Christmas time is truly upon us and it’s almost impossible not to be touched by the Christmassy vibes in Berlin! And a Christmas tree is undoubtedly one of the most recognizable signs of the Christmas season!
Though German tradition dictates that Christmas trees be put up quite late, on Christmas Eve (December 24th), for several years now, Germans have been setting trees up as early as late November, on the first weekend of Advent.
The custom goes back to when Christmas trees were decorated with candles, symbolizing Christ being the light of the world. Then, in early modern Germany, Christians began bringing Christmas trees into their homes. Their 16th-century origins are sometimes associated with Protestant Christian reformer Martin Luther, who is said to have been the first to put lit candles on an evergreen tree.
The first decorated trees were adorned with apples, white candy canes and pastries shaped like stars, hearts and flowers. Glass baubles were first made in Germany, as were garlands of glass beads and tin figures that could be hung on trees.
The use of evergreen trees, wreaths, and garlands to symbolize eternal life was a custom of the ancient Egyptians, Chinese and Hebrews. Tree worship was common among European pagans and it survived their conversion to Christianity through the incorporation of the Scandinavian customs of decorating houses and barns with evergreens at the New Year to scare away the devil and of setting up a tree for the birds during Christmas time.
After the Protestant Reformation, such trees started appearing in the homes of upper-class Protestant families as a counterpart to the Catholic Christmas cribs. This transition from the guild hall to bourgeois family homes in Protestant regions of Germany ultimately gave rise to the modern tradition as it developed in the 18th and 19th centuries.
Also in the 18th century, it began to be illuminated by candles, which were ultimately replaced by Christmas lights, after the introduction of electricity.
In the early 20th century, the public display of Christmas trees, illuminated with electric lights, became very popular in cities, towns and department stores.
In Berlin, the most popular areas for “Christmas lightning watching” are Unter den Linden, from Friedrichstrasse to the Brandenburg Gate and the Ku’damm, from Wittenbergplatz to Uhlandstrasse.
And to enhance your Christmas lightning watching experience, we listed five of the most beautiful Christmas trees in Berlin. Check them out!
The Brandenburg Gate:
The 17,5-meter fir stands at Pariser Platz, in front of the Brandenburg Gate, starting in the first weekend of Advent.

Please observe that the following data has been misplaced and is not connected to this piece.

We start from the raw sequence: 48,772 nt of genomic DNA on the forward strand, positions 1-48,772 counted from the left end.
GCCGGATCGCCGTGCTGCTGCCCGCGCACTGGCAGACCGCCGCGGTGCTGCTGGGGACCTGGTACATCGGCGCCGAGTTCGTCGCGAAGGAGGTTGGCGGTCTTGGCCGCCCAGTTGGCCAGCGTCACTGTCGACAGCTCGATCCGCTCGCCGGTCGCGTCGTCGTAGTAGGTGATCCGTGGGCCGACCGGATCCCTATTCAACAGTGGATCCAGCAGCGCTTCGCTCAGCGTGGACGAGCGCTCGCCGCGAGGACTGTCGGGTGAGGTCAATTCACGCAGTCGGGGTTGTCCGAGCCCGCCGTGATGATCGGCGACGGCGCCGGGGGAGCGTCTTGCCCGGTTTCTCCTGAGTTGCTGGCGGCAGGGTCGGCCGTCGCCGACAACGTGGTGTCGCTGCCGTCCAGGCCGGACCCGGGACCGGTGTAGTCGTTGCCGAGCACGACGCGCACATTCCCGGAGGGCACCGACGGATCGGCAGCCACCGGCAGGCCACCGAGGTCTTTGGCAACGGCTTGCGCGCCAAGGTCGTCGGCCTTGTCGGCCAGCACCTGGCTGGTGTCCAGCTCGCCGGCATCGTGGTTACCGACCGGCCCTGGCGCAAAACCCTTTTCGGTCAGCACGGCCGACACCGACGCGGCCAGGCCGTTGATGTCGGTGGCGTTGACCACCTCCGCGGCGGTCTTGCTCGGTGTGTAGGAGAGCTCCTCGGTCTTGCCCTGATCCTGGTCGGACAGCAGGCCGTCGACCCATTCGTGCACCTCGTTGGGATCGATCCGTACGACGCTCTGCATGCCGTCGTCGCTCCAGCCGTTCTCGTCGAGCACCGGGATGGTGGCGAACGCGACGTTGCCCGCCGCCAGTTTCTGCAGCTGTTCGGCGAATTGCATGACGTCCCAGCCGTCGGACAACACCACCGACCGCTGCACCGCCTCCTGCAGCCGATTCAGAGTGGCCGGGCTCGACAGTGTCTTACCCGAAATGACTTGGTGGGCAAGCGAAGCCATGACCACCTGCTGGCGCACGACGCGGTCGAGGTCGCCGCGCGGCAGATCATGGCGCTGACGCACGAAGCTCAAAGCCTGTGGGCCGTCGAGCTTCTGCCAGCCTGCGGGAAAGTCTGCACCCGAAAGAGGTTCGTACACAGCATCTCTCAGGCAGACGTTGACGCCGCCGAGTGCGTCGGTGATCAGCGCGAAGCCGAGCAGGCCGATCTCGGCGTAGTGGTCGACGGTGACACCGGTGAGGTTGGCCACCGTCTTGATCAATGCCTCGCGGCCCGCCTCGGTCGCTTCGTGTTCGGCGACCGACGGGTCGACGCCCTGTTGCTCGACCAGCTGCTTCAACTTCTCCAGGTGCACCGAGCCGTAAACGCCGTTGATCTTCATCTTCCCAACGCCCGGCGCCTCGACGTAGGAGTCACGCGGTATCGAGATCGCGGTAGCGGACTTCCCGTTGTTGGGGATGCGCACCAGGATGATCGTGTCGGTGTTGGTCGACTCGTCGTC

The Christmas tree comes from Thuringia and shines bright with around 30,000 lights and hundreds of Christmas balls. The result is simply stunning!
In front of the Reichstag building, a 24-meter-high (originally 31-meter-high!) spruce has been set up since the first weekend of Advent. The 63 years old tree was brought overnight from the Harz Mountains to Berlin. It’s truly a beauty!
The Bellevue Palace:
The 12-meter Nordmann fir tree stands at the palace esplanade. According to tradition, each year, one of the most beautiful trees in the neighboring state of Brandenburg is brought to the official residence of the German President, who personally presides over the tree’s festive lighting ceremony, accompanied by a school chorus singing traditional Christmas songs.
It’s the only one where you can be sure you won’t get photobombed, since the palace’s front garden is protected by a moat!
The blue spruce for this year’s Christmas market at Gendarmenmarkt will be up for over a month. Standing about 20 meters tall, the 73 years old tree was grown in a garden in the southeastern neighborhood of Britz and was transported overnight to Berlin’s city center.
The tree is decorated with more than 100,000 little lights, with a lovely star of Bethlehem on top. Needless to say, it’s a Christmas dream in real life!
The Baden-Württemberg state representation building in Berlin:
Since the year 2000, it’s been a tradition for the Christmas tree in front of the Baden-Württemberg state representation building on Tiergartenstrasse to be donated by towns and communities from the Black Forest. The tree makes the journey all the way to Berlin to be set up the first weekend of Advent.
This is the most minimalist Christmas tree you’ll find in Berlin, decorated with amazingly beautiful bauble lights of different shapes and sizes. A pure delight!
And if you want to stay in the Christmas mood, don’t miss our selection of the best Christmas markets in Berlin!